Another example that Orwell hones in on are “Meaningless Words”, something that a lot of young writers struggle with. When met with word counts and page requirements it is easy to add extraneous adjectives that contribute nothing more than another word to the word count. Not only do these adjectives fail to add anything substantial to your writing but they also detract from the concise and beauty of your written words.
George Orwell leefde lang voor de uitvinding van internet. Regelmatig wordt hij nog aangeroepen als van de tijd waarin ‘Big Brother’ een einde heeft gemaakt aan privacy en persoonlijke vrijheden. Onzin, als je het mij vraagt. Vooral Orwells ideeën over effectief schrijven in zijn essay ‘’ zijn zeer relevant voor iedereen die in ons internettijdperk woorden aan papier of scherm toevertrouwt.
I was a bit skeptical when first reading through Orwell’s assertions about the collapse of the English language. Even at first glance of the five passages he chose to dissect and reprimand, I could not detect major flaws other than a lack of clarity in some cases. With further thought, however, I began to see validity in his arguments.
Orwell’s main criticism towards the decaying English language is the vagueness that makes English incompatible of precisely describe. Too often unnecessary words are added, idioms are misused or over generic words are utilised, and they all lead up to a complete vagueness in writing of the modern era. Though Orwell’s contemptuous tone make readers hard to agree with him if haven’t fully digested his text, I do see the problems Orwell point out in writings or conversations nowadays.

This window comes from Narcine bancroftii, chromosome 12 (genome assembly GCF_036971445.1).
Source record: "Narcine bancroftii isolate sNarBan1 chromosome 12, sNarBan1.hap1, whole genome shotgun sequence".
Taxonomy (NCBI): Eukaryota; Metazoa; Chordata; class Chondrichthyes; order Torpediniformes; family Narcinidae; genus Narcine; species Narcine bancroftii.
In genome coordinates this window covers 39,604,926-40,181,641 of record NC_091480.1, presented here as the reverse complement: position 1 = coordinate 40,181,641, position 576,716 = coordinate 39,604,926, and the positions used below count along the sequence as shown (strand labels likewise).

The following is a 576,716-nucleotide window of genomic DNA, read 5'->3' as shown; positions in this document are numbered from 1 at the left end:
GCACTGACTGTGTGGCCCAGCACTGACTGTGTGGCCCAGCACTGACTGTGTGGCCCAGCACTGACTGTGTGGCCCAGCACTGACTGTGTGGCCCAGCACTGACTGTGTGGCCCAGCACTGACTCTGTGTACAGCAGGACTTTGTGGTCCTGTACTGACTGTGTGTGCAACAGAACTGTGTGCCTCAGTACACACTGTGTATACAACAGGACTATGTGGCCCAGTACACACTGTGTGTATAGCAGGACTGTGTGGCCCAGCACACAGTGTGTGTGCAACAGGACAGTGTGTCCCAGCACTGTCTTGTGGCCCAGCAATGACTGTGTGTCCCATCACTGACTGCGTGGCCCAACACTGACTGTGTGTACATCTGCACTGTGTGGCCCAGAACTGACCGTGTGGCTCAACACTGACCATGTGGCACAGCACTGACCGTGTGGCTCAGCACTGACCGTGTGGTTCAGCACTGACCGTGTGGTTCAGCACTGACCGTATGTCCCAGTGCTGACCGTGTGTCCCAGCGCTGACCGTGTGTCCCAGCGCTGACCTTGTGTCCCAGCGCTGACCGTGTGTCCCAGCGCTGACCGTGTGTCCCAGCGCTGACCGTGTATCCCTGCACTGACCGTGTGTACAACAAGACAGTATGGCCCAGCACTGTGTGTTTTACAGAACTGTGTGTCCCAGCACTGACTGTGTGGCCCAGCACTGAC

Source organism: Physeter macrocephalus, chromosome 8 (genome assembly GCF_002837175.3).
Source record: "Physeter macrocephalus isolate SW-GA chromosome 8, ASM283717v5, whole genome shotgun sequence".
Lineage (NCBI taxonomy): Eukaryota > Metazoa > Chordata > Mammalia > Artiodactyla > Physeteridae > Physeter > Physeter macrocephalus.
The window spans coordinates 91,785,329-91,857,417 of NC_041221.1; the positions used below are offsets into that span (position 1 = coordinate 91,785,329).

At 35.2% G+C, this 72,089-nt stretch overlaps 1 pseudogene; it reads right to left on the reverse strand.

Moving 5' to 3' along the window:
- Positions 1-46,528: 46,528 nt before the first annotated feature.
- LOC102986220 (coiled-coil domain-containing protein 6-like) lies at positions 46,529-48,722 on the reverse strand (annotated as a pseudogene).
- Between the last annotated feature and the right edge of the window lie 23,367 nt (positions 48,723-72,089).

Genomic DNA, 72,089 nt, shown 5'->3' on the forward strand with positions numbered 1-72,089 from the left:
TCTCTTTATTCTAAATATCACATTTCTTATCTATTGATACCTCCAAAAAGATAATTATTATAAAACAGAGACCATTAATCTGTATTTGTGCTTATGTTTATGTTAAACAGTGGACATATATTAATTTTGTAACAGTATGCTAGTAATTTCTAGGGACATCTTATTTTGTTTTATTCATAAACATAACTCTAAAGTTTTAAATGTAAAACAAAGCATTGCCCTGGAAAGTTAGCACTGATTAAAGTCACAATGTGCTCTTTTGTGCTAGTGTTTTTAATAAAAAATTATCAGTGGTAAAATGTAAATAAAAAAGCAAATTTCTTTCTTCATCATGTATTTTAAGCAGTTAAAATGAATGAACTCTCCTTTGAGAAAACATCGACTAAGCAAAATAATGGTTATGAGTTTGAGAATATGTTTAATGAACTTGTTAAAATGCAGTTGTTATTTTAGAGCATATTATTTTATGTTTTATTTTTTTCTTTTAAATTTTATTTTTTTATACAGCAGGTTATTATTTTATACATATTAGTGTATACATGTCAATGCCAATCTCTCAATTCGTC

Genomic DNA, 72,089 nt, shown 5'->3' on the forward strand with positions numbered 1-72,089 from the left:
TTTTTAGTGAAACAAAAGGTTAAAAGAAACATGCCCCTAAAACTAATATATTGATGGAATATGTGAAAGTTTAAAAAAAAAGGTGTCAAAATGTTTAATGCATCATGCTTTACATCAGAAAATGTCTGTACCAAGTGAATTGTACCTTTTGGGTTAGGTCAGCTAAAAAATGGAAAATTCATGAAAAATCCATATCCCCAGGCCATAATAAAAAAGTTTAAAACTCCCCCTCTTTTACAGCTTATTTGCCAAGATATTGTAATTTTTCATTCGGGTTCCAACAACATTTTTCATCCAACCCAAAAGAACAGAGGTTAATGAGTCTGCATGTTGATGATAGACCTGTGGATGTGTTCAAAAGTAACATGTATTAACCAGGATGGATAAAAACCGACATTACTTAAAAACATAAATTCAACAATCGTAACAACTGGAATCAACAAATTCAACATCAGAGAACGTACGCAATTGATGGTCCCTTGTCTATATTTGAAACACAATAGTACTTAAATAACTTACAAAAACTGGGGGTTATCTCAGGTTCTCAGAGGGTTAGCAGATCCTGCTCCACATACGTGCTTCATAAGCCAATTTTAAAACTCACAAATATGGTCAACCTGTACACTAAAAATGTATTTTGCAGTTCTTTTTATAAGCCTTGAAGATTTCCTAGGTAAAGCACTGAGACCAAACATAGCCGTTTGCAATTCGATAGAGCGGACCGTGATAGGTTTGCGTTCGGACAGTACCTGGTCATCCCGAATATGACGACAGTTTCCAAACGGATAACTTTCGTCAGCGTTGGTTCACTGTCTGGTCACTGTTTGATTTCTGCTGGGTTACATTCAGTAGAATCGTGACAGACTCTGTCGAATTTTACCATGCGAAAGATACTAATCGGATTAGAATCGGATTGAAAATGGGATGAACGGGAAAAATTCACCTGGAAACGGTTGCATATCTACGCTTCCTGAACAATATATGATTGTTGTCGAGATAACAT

Overall, in this essay, Orwell uses effective language to make his narration of the story more impressive and thoughtful, and to explore an imperial officer’s struggle between his good nature and his imperial role.
Many of the errors that we make in writing isn’t because of the lack of control that we have over our language. We simply do not take the time and effort to truly think about how we construct our sentences and the impact of each word in it. Even now when I’m writing this blog post, my ideas are flowing from my mind onto the computer screen. Yet, I am not really considering the effect of how I arrange the words of each sentence. I believe, the process he describes in which writers should think (1. What am I trying to say? 2. What words will express it? 3. What image or idiom will make it clearer? 4. Is this image fresh enough to have an effect? And he will probably ask himself two more: 1. Could I put it more shortly? 2. Have I said anything that is avoidably ugly?) would truly make ones writing better. However, like Orwell says, “But you are not obliged to go to all this trouble. You can shirk it by simply throwing your mind open and letting the ready-made phrases come crowding in.”
Throughout the story, Orwell chooses language carefully to develop his narration so as to help the readers explore a young imperial officer’s emotional struggle.
In "Shooting an Elephant," by George Orwell, the author recounts an event from his life when he was about twenty years old during which he had to choose the lesser of two evils.